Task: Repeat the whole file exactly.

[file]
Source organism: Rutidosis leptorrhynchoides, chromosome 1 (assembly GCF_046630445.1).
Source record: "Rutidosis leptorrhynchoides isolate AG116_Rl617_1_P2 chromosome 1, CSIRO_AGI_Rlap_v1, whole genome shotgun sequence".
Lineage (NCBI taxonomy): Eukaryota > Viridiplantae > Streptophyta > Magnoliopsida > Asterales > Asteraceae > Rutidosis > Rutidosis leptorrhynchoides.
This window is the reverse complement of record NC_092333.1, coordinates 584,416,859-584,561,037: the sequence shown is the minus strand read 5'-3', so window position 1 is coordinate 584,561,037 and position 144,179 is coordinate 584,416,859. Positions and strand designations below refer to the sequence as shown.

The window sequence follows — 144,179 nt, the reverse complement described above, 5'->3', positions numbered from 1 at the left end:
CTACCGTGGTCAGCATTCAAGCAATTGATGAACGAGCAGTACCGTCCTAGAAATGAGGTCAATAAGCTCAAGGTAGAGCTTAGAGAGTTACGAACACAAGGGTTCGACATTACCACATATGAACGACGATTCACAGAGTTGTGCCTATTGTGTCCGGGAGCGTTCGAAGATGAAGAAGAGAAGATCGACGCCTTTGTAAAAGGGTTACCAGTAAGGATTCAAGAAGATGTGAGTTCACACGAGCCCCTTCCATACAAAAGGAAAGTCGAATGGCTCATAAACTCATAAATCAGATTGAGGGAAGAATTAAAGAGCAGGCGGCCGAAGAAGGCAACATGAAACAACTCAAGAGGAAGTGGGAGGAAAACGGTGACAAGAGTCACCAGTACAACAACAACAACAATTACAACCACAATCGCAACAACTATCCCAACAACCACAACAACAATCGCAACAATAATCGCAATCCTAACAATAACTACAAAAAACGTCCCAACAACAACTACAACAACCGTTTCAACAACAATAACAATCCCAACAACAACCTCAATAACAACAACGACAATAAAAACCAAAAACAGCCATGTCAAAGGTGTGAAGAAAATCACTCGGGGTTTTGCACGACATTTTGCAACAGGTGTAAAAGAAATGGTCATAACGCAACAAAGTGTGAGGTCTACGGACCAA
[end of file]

Source organism: Rutidosis leptorrhynchoides, chromosome 1 (assembly GCF_046630445.1).
Source record: "Rutidosis leptorrhynchoides isolate AG116_Rl617_1_P2 chromosome 1, CSIRO_AGI_Rlap_v1, whole genome shotgun sequence".
Lineage (NCBI taxonomy): Eukaryota > Viridiplantae > Streptophyta > Magnoliopsida > Asterales > Asteraceae > Rutidosis > Rutidosis leptorrhynchoides.
This window is the reverse complement of record NC_092333.1, coordinates 584,416,859-584,561,037: the sequence shown is the minus strand read 5'-3', so window position 1 is coordinate 584,561,037 and position 144,179 is coordinate 584,416,859. Positions and strand designations below refer to the sequence as shown.

The window sequence follows — 144,179 nt, the reverse complement described above, 5'->3', positions numbered from 1 at the left end:
CTACCGTGGTCAGCATTCAAGCAATTGATGAACGAGCAGTACCGTCCTAGAAATGAGGTCAATAAGCTCAAGGTAGAGCTTAGAGAGTTACGAACACAAGGGTTCGACATTACCACATATGAACGACGATTCACAGAGTTGTGCCTATTGTGTCCGGGAGCGTTCGAAGATGAAGAAGAGAAGATCGACGCCTTTGTAAAAGGGTTACCAGTAAGGATTCAAGAAGATGTGAGTTCACACGAGCCCCTTCCATACAAAAGGAAAGTCGAATGGCTCATAAACTCATAAATCAGATTGAGGGAAGAATTAAAGAGCAGGCGGCCGAAGAAGGCAACATGAAACAACTCAAGAGGAAGTGGGAGGAAAACGGTGACAAGAGTCACCAGTACAACAACAACAACAATTACAACCACAATCGCAACAACTATCCCAACAACCACAACAACAATCGCAACAATAATCGCAATCCTAACAATAACTACAAAAAACGTCCCAACAACAACTACAACAACCGTTTCAACAACAATAACAATCCCAACAACAACCTCAATAACAACAACGACAATAAAAACCAAAAACAGCCATGTCAAAGGTGTGAAGAAAATCACTCGGGGTTTTGCACGACATTTTGCAACAGGTGTAAAAGAAATGGTCATAACGCAACAAAGTGTGAGGTCTACGGACCAA